DEFN’s Wicheeda Project is located in the Prince George region of British Columbia. The company has completed a 2,000-meter drill program “designed to test the northern, southern and western extent of the Wicheeda deposit.”
“REEs - often referred to as the ‘Vitamins of Chemistry’ – are everywhere,” explained Equity Guru’s Greg Nolan a month ago, “
“But there are concerns here in the West regarding supply, and it’s not exaggerated. China controls the lion’s share of the current global REE supply,” continued Nolan, “There’s no replacing REEs. Their properties are so unique—so unequaled—we’d be right-screwed if Xi Jinping were to suddenly slap a ban on exports.”
The one aspect of exploration and development that can trump all others—just ask any seasoned CEO in this arena—is metallurgy. – Greg Nolan
“Metallurgy is the science (some prefer the word ‘art’) of extracting valuable metals from their ores and modifying said metals for their intended use,” stated Nolan. “On October 23rd, Defense dropped news that should have prompted an arena wide standing oh.”
The company was optimistically targeting a total rare earth oxide (TREO) metallurgical recovery rate of 80%, and a TREO high-grade concentrate of 40% from these tests.
These (final) numbers were impressive:
- a TREO metallurgical recovery rate of 85.7%;
- a 48.7% TREO high-grade concentrate of cerium, lanthanum neodymium, and praseodymium oxides (Ce2O3+La2O3+Nd2O3+ Pr2O3)
The 85.7% recovery rate exceeded expectations. Taking a 4.81% head grade and achieving a 10.1 times concentrate of 48.7% also exceeded expectations.
Perhaps it would be unfair to expect the next set of results to meet that high benchmark, but that’s what happened.
“Samples of Wicheeda flotation concentrate used in a hydrometallurgical test program led to the successful development of a flowsheet capable of processing the concentrate to a high grade mixed REE hydroxide precipitate,” stated Defense Metals.
February 18, 2020 Hydrometallurgical test program highlights:
- Initial processing via mild hydrochloric acid leach to extract gangue minerals while leaving REE (Rare Earth Elements) in the leach residue.
- High REE extraction from flotation concentrate of ~ 90% into a chloride based leach solution with opportunities identified to increase recoveries even further.
- Simple treatment of the leach solution with limestone achieved high (94-100%) removal of impurities such as iron, phosphorous, and thorium with only minor (2-4 %) REE losses.
- Simple treatment of purified liquor with hydrated lime led to the production of a high grade 67.5% TREE (Total REE, see Table 1 for detailed composition) mixed REE hydroxide precipitate at high (99-100%) Critical REE recovery from solution.
- Overall recoveries of 70-75% TREE from bulk sample to a high grade mixed REE hydroxide precipitate, and up to 76-78% TREE with reprocessing of the final leach residue.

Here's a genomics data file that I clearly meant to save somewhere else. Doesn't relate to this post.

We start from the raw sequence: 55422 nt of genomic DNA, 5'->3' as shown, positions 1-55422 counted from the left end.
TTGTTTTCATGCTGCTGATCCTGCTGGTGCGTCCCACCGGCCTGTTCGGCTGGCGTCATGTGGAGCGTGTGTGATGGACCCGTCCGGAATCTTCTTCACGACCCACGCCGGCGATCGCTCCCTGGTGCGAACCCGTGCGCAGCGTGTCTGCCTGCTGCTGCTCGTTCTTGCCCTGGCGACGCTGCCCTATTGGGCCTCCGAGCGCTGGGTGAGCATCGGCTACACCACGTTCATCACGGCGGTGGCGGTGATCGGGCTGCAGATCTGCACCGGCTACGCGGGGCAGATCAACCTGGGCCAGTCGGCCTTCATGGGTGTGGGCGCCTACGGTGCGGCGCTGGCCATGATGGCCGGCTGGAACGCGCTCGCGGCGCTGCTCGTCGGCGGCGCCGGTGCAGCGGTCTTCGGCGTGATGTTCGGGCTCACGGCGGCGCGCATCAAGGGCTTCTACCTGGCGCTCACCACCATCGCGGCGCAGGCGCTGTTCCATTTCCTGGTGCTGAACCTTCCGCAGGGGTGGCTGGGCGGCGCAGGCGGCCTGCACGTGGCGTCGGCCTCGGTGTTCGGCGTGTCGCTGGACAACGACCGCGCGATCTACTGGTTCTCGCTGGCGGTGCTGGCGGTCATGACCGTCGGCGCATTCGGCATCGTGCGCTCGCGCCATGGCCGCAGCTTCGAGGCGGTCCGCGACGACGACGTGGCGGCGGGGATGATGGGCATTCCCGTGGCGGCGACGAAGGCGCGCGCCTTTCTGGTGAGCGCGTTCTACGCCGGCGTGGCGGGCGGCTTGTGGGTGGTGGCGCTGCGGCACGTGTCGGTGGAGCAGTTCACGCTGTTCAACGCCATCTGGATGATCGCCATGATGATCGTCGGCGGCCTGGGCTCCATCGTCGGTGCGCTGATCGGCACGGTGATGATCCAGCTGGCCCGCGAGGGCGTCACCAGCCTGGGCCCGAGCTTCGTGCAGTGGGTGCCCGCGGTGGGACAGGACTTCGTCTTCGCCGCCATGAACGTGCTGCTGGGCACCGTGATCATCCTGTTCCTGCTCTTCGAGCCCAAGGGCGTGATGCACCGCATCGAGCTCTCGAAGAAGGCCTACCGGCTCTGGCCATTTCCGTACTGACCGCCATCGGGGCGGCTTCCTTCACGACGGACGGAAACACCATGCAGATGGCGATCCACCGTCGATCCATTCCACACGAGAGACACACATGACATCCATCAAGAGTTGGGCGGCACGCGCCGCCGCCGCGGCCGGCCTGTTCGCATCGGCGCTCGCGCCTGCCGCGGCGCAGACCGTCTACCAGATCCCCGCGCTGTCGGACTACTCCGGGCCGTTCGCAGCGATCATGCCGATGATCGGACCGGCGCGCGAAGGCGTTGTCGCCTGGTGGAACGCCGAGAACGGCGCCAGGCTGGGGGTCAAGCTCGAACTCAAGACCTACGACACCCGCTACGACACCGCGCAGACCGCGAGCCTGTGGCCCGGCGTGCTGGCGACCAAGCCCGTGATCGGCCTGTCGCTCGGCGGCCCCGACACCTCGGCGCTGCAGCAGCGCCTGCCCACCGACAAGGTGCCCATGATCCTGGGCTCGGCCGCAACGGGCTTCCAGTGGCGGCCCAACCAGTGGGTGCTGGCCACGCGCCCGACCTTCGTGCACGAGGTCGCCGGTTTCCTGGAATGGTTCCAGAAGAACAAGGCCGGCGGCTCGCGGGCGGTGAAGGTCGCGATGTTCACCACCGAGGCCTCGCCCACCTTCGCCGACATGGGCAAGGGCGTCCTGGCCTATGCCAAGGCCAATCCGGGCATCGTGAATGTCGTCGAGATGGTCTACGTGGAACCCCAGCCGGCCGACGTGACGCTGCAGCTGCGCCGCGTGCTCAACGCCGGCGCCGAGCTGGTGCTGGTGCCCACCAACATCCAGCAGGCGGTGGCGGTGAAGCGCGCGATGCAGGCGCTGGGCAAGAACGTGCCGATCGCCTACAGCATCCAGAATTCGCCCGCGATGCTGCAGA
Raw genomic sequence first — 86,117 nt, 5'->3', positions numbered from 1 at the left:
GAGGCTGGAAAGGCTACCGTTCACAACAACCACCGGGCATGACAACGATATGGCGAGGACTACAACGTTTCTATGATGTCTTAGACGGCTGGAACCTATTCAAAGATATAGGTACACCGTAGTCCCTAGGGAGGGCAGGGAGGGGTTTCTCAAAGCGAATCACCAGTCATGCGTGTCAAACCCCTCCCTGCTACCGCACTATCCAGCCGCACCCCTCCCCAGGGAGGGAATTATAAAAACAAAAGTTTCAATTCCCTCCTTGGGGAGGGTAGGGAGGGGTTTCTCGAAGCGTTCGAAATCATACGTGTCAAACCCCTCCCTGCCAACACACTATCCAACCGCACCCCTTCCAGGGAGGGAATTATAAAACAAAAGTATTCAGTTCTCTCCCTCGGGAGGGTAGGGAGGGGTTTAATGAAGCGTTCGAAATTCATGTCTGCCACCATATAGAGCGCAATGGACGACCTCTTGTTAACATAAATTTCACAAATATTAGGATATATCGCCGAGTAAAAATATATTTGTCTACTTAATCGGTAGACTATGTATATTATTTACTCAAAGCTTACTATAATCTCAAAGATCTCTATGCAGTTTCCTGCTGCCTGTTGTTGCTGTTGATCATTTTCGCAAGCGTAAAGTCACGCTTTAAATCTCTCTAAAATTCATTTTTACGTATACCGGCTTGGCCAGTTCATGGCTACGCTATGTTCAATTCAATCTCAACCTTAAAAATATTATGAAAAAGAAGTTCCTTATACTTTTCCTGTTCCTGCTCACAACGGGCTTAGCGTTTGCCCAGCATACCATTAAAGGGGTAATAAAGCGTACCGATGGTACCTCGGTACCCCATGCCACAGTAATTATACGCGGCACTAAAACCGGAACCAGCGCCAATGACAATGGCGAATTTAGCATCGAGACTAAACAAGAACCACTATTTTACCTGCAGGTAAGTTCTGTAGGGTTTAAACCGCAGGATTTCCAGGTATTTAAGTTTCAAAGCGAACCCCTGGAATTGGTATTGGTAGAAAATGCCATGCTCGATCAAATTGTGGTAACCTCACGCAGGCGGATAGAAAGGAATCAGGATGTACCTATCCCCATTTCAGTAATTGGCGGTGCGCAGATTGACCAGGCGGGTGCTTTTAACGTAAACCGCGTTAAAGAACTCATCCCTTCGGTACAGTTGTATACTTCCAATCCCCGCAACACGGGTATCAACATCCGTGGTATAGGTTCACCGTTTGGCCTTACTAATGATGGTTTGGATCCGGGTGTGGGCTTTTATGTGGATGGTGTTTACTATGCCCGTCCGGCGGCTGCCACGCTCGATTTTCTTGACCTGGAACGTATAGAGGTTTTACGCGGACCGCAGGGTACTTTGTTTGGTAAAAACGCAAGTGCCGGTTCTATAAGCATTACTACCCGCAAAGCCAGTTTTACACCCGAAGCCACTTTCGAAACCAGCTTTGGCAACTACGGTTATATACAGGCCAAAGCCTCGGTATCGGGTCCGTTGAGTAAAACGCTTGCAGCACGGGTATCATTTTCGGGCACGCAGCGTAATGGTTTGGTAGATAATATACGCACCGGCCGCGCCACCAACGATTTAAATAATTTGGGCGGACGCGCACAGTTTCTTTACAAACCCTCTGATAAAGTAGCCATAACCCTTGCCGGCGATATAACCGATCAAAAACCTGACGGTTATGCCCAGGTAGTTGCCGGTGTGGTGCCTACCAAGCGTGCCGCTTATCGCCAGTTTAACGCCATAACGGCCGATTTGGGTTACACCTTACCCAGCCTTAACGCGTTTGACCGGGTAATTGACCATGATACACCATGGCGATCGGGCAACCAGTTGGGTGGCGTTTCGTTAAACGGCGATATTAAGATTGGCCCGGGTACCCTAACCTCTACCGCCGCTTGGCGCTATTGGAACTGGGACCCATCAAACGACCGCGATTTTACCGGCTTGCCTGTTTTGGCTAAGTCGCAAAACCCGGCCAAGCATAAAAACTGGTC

- Regeneration of 20% (w/w) hydrochloric acid from final process liquors for re-use in the leaching operation.
“These hydrometallurgical test results which showed REE extractions of ~90% from flotation concentrate, in conjunction with our recently released locked cycle flotation tests that produced a high grade 48.7% TREO concentrate, conclude a very successful year-long metallurgical flowsheet optimization process,” stated Craig Taylor, CEO of Defense Metals.
We believe these exceptional results show the Wicheeda REE Deposit mineralization is readily amenable to processing via well-established flotation, and hydrochloric acid leach / caustic crack REE extraction methods. Based on these positive results we expect to finalize our plans to commence continuous pilot plant testing in the near future. – Craig Taylor.
Military spending is a significant demand driver of REEs.
Companies such as Raytheon, Lockheed Martin and BAE Systems manufacture missiles that use rare earths metals in their guidance systems.
REEs are essential in military equipment such as jet engines, antimissile defence systems, satellites and lasers.
“Rare earth elements are crucial for high-tech manufacturing,” confirms The Verge, “These elements are produced mostly in China, and used in the US for everything from electric cars to missiles”.
REEs aren’t actually that rare. What’s rare is to find them in sufficient concentration and continuity to build an economic mine.
DEFN stock price has been on a bit of a tear lately.
“Defense Metals’ focus in 2020 will be to complete development of the Wicheeda deposit hydrometallurgical flowsheet, initiate flotation pilot plant processing of the recently collected 30-tonne bulk sample and update the Wicheeda REE deposit mineral resource based on its highly successful 2019 drill campaign,” wrote Equity Guru’s Chris Parry two weeks ago.
“A lot of mining explorers don’t actually do much exploring, for fear that they may ruin a good story or get to the end of their CEO salary budget before they have to,” continued Parry, “Defense Metals has been doing the work, finding the good stuff, and doing so at a time when it really matters”.
The February 18, 2020 metallurgical test results strengthen that thesis.
– Lukas Kane
Full Disclosure: Defense Metals is an Equity Guru marketing client.